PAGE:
We need to apply the Gram-Schmidt orthogonalization procedure.
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  8. #8
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    that is the basis for R3 parallel to (0, 3, 4). It is not orthonormal yet until I orthonormalize it which I understand how to do. dwSmith, I'm not up to representations yet, and I figured I would post my questions while people are still awake, but I'm going to go back and work on it and post what I get. Again thank you so much.
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  9. #9
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    Quote Originally Posted by roninpro View Post
    Wait a second: are you saying that we should use the basis \{(1,0,0); (0,1,0); (1,3,4)\}? First, I don't see a vector parallel to (0,3,4). Second, the basis is not orthogonal (the dot product between the second and third vectors is not zero).

    We need to apply the Gram-Schmidt orthogonalization procedure.
    Yes, I just came up with 3 lin ind vectors in R^3 ktcypher03 can orthonormalize the vectors. How aren't (0,3,4)^T and (1,3,4)^T not parallel?
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  10. #10
    Senior Member roninpro's Avatar
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    Ah, okay, fair enough.

    My definition of "parallel" involves one vector being a multiple of another. Is there some other definition that I am not aware of?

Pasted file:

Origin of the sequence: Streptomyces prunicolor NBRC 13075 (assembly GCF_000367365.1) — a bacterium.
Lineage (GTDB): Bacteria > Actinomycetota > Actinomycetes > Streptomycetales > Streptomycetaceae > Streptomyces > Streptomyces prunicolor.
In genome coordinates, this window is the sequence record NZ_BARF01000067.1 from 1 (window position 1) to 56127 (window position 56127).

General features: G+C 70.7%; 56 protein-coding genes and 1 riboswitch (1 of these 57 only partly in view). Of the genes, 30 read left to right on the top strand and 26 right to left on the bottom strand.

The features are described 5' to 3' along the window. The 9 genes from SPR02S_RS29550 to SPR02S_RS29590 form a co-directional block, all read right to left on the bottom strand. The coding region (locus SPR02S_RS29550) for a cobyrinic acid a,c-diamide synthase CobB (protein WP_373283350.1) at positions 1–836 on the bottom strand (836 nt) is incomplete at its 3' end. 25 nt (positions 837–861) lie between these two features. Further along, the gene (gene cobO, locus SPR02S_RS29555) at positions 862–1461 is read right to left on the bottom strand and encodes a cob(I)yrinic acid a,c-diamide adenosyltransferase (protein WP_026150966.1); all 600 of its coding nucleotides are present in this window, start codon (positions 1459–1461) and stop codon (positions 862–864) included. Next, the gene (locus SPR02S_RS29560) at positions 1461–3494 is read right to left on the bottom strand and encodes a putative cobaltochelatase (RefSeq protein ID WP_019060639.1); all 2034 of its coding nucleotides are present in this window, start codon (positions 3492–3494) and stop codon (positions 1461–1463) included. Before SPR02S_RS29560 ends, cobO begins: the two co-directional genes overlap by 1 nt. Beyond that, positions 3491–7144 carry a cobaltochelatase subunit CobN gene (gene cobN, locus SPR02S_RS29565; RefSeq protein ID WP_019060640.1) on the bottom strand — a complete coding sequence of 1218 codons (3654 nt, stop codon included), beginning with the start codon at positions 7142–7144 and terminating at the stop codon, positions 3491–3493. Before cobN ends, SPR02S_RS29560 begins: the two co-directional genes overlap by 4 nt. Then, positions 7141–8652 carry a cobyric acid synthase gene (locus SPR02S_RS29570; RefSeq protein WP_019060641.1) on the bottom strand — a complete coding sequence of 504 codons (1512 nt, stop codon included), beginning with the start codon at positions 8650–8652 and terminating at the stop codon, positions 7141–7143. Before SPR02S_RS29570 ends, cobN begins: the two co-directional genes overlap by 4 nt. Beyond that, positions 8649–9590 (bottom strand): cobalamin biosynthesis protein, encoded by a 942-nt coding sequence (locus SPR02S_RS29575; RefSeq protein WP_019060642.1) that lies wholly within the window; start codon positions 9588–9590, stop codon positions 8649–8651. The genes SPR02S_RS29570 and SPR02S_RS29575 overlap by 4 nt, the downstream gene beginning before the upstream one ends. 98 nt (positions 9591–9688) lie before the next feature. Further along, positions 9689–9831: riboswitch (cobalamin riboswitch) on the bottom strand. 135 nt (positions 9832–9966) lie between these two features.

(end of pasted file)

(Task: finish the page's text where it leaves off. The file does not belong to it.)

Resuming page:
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  11. #11
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    Quote Originally Posted by roninpro View Post
    Ah, okay, fair enough.

    My definition of "parallel" involves one vector being a multiple of another. Is there some other definition that I am not aware of?
    The cross product should be zero. I was thinking of parallel in the plane.

    A parallel vector would then be a multiple of the original.
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  12. #12
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    ok so i performed grahm-schmidt on the parallel basis for r3.

    my orthogonal family came out to y1=(1,0,0) y2=(0,1,0) and y3=(0,0,4)

    i then orthonormalized them and got z1=(1,0,0) z2=(0,1,0) and z3=(0,0,1)
    ... i feel like my answer isn't complicated enough...

    anyways, then i said that the representation of (3,0,4) with respect to my orthonormalized basis would be Rz = 3z1 + 4z3.


    am i on the right track?
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  13. #13
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    Quote Originally Posted by ktcyper03 View Post
    ok so i performed grahm-schmidt on the parallel basis for r3.

    my orthogonal family came out to y1=(1,0,0) y2=(0,1,0) and y3=(0,0,4)

    i then orthonormalized them and got z1=(1,0,0) z2=(0,1,0) and z3=(0,0,1)
    ... i feel like my answer isn't complicated enough...

    anyways, then i said that the representation of (3,0,4) with respect to my orthonormalized basis would be Rz = 3z1 + 4z3.


    am i on the right track?
    Ronin was correct on the parallelness (not a word but sounds right in the sentence) of the vector.
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  14. #14
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    so the basis for R3 you initially suggested doesnt work? it seems fine to me.
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  15. #15
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    Change the last vector to (0,6,8). It really doesn't matter since they are all lin. ind.